The BMA has backed Audit Scotland’s call for the NHS to take a longer term view of financial planning.
The association has also warned that managers should avoid knee-jerk reactions to falling budgets.
In its annual review of NHS financial performance, the watchdog found that all health boards met their financial targets for 2011/12, but the overall picture did not reflect the pressures boards had faced in achieving this.
Auditor general Caroline Gardner said: ‘Money was moved between boards, several relied on non-recurring savings, and some needed extra help from the Scottish government to break even in 2011/12.
‘The requirement for boards to break even each year encourages a short-term view, and the NHS needs to increase its focus on longer term financial planning.’
BMA Scottish council chair Brian Keighley said tough choices had to be made.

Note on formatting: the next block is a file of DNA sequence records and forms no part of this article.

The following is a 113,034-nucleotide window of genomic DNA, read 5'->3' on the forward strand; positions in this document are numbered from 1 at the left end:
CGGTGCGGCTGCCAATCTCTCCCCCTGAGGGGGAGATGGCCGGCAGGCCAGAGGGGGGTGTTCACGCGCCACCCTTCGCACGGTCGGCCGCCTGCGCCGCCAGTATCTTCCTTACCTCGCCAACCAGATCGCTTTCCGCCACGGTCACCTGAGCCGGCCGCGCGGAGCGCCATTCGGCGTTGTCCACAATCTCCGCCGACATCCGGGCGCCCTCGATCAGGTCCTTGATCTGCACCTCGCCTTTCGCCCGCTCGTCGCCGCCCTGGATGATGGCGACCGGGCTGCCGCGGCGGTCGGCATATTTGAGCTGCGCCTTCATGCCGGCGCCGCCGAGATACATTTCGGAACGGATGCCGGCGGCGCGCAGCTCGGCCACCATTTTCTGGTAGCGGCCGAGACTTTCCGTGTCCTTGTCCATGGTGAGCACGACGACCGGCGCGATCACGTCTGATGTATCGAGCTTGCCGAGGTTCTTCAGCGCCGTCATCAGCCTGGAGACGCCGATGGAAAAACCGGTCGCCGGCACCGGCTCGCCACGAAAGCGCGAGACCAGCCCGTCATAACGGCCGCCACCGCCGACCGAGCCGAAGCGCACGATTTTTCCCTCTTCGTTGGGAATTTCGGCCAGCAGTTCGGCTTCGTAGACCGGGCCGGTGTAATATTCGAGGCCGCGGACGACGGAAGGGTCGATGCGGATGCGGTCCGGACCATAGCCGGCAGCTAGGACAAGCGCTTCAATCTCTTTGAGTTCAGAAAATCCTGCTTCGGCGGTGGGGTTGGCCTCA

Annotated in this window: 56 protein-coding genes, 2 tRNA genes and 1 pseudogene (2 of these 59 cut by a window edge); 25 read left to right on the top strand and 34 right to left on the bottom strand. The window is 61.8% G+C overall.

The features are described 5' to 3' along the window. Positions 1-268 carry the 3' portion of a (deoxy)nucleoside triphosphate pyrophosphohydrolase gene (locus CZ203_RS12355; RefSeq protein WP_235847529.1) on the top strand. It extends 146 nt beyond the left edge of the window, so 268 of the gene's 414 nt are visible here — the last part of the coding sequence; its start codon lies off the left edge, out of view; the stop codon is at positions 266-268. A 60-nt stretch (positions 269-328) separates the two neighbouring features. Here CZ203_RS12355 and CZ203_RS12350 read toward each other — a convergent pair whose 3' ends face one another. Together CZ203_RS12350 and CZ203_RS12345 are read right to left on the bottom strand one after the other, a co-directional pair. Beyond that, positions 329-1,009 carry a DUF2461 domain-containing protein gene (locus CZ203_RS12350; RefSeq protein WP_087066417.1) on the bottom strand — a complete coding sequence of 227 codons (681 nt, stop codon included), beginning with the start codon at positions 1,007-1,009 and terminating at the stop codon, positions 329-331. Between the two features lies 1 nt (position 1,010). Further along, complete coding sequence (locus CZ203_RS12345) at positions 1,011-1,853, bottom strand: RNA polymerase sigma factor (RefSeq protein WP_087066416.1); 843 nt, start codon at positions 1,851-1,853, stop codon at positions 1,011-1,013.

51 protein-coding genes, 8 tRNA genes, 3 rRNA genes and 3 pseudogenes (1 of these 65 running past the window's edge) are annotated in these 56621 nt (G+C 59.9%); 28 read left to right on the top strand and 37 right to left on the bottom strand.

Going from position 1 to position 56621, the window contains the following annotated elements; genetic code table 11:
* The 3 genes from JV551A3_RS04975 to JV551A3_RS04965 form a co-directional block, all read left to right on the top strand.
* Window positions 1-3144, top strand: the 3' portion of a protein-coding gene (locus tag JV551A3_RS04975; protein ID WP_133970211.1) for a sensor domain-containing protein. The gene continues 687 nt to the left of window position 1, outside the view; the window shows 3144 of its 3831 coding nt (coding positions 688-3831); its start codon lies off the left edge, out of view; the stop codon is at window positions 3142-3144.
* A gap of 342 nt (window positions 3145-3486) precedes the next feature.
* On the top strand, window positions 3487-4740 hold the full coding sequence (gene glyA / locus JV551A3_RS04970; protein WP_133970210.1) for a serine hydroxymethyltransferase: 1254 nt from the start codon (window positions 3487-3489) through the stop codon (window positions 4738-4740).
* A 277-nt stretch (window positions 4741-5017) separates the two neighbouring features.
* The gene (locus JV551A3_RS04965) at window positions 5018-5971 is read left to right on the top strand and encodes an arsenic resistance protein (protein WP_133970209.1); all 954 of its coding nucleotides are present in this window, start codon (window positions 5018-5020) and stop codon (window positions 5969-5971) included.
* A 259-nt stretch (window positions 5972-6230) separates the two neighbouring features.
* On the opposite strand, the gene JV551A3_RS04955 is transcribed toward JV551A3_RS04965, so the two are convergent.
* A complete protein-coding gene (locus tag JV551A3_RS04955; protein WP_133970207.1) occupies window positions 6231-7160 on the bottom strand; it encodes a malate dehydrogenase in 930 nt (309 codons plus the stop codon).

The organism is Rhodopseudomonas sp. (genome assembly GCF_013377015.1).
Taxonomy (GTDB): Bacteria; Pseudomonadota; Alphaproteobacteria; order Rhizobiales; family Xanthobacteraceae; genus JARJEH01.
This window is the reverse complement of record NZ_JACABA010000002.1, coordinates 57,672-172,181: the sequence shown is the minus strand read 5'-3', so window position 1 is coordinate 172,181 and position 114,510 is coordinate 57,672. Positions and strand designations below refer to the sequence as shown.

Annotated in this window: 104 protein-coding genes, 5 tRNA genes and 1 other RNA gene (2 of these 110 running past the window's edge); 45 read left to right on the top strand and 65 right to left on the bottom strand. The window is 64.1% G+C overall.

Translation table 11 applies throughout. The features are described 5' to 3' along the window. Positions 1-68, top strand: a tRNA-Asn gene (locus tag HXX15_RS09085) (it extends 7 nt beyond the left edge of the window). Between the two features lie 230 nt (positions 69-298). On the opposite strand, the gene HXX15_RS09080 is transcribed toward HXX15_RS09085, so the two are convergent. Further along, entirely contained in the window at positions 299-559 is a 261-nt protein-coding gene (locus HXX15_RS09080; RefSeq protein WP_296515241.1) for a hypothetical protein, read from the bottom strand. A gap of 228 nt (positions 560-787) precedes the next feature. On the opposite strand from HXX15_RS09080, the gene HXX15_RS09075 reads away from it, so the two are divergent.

Avoid 'knee-jerk reactions'
He said: ‘It is vital that politicians and managers avoid knee-jerk reactions to falling budgets and instead take a longer term view for the NHS, working with healthcare professionals to identify how services can be made more efficient and where cuts should be made without compromising patient care.
‘Doctors are at the heart of the health service, seeing and treating patients every day. They are best placed to provide strong clinical leadership and indentify waste and inefficiencies in the system.’
The report states that staff costs continue to form a major part of health service expenditure, but says boards have ‘limited flexibility’ to make reductions to employee costs because of a national policy of no compulsory redundancies and fixed requirements for medical training.
‘Boards will need to look at different ways of delivering services in order to make any significant changes to costs,’ the report says.
It also shows that medical directors tend to be the highest earning directors of NHS boards, although directors of public health and chief executives are the highest paid at four boards apiece.